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With Paul Pierce signed, the ball is in Randy Wittman's court

With Paul Pierce signing with the Wizards, the pieces are in place for Washington to make it back to the playoffs. The pressure is now firmly on Randy Wittman to make it all work.

Noah K. Murray-USA TODAY Sports

The news of Paul Pierce joining the Wizards couldn't be more startling for reasons that have very little to do with the idea that a future Hall of Famer is choosing to possibly end his career here.

It's startling because no one saw this coming. Wizards management knows how to keep their intentions under wraps, and this is just the latest example. This is straight out of left field and nowhere near Randy Wittman's neck of the woods. His offense has more or less been a traditional attack centered around John Wall's dribble-drive game and the multi-faceted ability of his two starting big men. And his defense, finishing top-10 in efficiency two years running, consists of a string of rotations from his wings while his big men corral ball handlers in the lane.

This signing goes against a lot of that. Pierce may have very well extended his career past it's original expiration date the second Jason Kidd unleashed him as a small-ball power forward two months into last season. With so many weapons on offense and no shortage of players capable of taking defenders off-the-dribble, the focus shifts to Randy Wittman, who has a very interesting dilemma on his hands.

How was Pierce so effective on offense last season?

What made Brooklyn such an interesting case study last season was their roster makeup. They had multiple players that could pass, dribble and shoot, all of whom spent time playing out of position. But what made them so potent was that all of them could play out of the post.

Deron Williams and Shaun Livingston created mismatches all over the floor. Both have size advantages over their point guard counterparts, and they had the entire paint to operate from due to the collection of shooters on the roster. Defenses had to pick their poison. Leave your point guard defender on an island and either Williams or Livingston backed him down for two points. Send help, and they kicked it out to the perimeter, triggering a series of rotations as they whip it around before getting the ball to Pierce or Johnson.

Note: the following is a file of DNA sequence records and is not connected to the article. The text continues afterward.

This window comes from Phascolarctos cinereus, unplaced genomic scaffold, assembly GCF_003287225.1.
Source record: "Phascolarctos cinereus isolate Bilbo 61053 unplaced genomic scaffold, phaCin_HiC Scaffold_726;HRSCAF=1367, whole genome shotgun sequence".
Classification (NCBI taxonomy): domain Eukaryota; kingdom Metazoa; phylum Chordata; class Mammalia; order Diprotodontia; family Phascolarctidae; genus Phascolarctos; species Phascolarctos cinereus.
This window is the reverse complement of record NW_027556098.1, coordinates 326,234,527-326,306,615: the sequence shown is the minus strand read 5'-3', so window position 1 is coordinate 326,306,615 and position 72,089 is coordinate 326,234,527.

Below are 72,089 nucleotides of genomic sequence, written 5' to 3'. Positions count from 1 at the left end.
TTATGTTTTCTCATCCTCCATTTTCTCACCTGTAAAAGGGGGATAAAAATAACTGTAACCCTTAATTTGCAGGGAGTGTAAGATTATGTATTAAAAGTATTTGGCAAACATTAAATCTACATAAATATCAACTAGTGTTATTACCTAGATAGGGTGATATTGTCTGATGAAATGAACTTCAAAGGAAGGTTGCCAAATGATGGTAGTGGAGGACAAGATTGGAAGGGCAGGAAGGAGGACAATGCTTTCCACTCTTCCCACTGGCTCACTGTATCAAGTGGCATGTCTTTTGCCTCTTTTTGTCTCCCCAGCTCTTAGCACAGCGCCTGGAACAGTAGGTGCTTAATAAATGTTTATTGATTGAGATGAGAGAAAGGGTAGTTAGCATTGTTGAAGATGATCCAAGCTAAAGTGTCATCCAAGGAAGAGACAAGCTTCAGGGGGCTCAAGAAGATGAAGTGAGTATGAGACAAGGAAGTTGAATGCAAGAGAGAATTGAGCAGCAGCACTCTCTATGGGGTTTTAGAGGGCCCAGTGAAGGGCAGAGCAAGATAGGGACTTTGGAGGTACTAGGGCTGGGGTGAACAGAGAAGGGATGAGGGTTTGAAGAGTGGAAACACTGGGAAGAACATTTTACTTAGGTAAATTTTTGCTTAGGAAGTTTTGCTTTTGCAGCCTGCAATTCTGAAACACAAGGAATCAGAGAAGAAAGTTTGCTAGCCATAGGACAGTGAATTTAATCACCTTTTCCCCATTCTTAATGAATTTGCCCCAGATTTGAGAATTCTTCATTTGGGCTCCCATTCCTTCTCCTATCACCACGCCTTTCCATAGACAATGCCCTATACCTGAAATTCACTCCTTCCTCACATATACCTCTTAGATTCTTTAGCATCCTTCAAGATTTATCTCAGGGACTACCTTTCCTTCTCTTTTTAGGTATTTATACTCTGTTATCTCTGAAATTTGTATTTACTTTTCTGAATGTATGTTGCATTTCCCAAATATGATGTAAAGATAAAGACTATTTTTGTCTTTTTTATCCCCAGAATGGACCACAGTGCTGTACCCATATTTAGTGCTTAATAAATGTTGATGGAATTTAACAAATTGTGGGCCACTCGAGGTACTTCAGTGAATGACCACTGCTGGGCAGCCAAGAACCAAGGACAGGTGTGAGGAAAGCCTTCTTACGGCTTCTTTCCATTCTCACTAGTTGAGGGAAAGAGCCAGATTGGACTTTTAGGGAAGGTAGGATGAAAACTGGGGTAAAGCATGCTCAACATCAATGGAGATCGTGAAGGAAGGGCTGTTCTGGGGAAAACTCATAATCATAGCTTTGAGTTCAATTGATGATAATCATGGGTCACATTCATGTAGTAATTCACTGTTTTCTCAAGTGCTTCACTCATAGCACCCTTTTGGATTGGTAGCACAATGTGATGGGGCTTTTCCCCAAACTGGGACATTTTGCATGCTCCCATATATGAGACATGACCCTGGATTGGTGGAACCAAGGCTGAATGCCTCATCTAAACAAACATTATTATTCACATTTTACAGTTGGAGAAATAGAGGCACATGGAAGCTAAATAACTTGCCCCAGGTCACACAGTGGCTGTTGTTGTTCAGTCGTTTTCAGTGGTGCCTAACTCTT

Pierce is hardly even quicker than most power forwards at this stage in his career, but he's had plenty of practice being the slower guy. Even in his prime, he rarely had the athletic advantage over his opponents, yet he always found a way to attack. Few were better at getting to the free throw line, and he's already mastered the art of the pull-up jumper. His shot fake is lethal against hard closeouts and his footwork is second to none once he gets into the lane.

Now, he's slowly taking the next step in his evolution. He was a 39 percent spot up shooter from deep last season and 43 percent in transition, per Synergy Sports. No one expected his game to age this well.

How was he on defense?

The Nets imposed themselves on teams with their length, walking a fine line between trapping pick and rolls and dropping the big man back into the lane, a practice Grantland's Zach Lowe highlighted in his piece earlier in the year.

Playing so many different iterations of small lineups will inevitably leave you at a disadvantage, and Pierce was almost always at the forefront of them. He knows where to position himself on pick and rolls and does a good job leveraging his body against larger opponents, but after so many years of wear and tear, he'll struggle. The Nets were second to only the Clippers last season for the lowest rebounding rate in the league.

The question is if he can shift back to a more traditional setting. The Nets were a train wreck on both ends of the floor when Lopez was healthy and Pierce playing the 3. He wasn't quick enough to defend small forwards full-time last year, which could be problematic if Washington isn't able to fall back on Otto Porter.

Will Wittman go small?

Two things are clear at the moment: Washington must look to taper down Nene's minutes and they must go small in order to get the most out of their latest investment.

What isn't clear is if Wittman fully commits to small-ball. His offense has long been too traditional and with too much structure. Granted, he's never had the personnel to do much else, but giving him the full benefit of the doubt would be selling this team short. They hatched ways to accentuate John Wall's passing ability over the top of defenses by dragging out bigs to the perimeter in order to free up shooters into the corners, but it never really extended beyond that.

One reason for it is Wittman's refusal to go small. This team has taken on Wittman's defense-first mentality, and he wasn't going to sacrifice it for the good of the offense. Whether it was the right decision or not in the long run is up for debate, but now, they have an aging Nene on his last legs to tend to in the next two years.

Big-picture, though, this is still is almost a perfect fit between Pierce and the Wizards. There's some concerns over how he operates away from the ball in Washington's corner-centric offense -- Pierce has hardly done any damage from the corners in his career, and prefers off-the-dribble threes to catch-and-shoots. But that's also, in a way, what makes this signing so great. Some variance never hurts, and Washington can definitely use his shotmaking ability in crunch time.

It's all up to Randy Wittman to put the pieces together, and doing so is no easy task.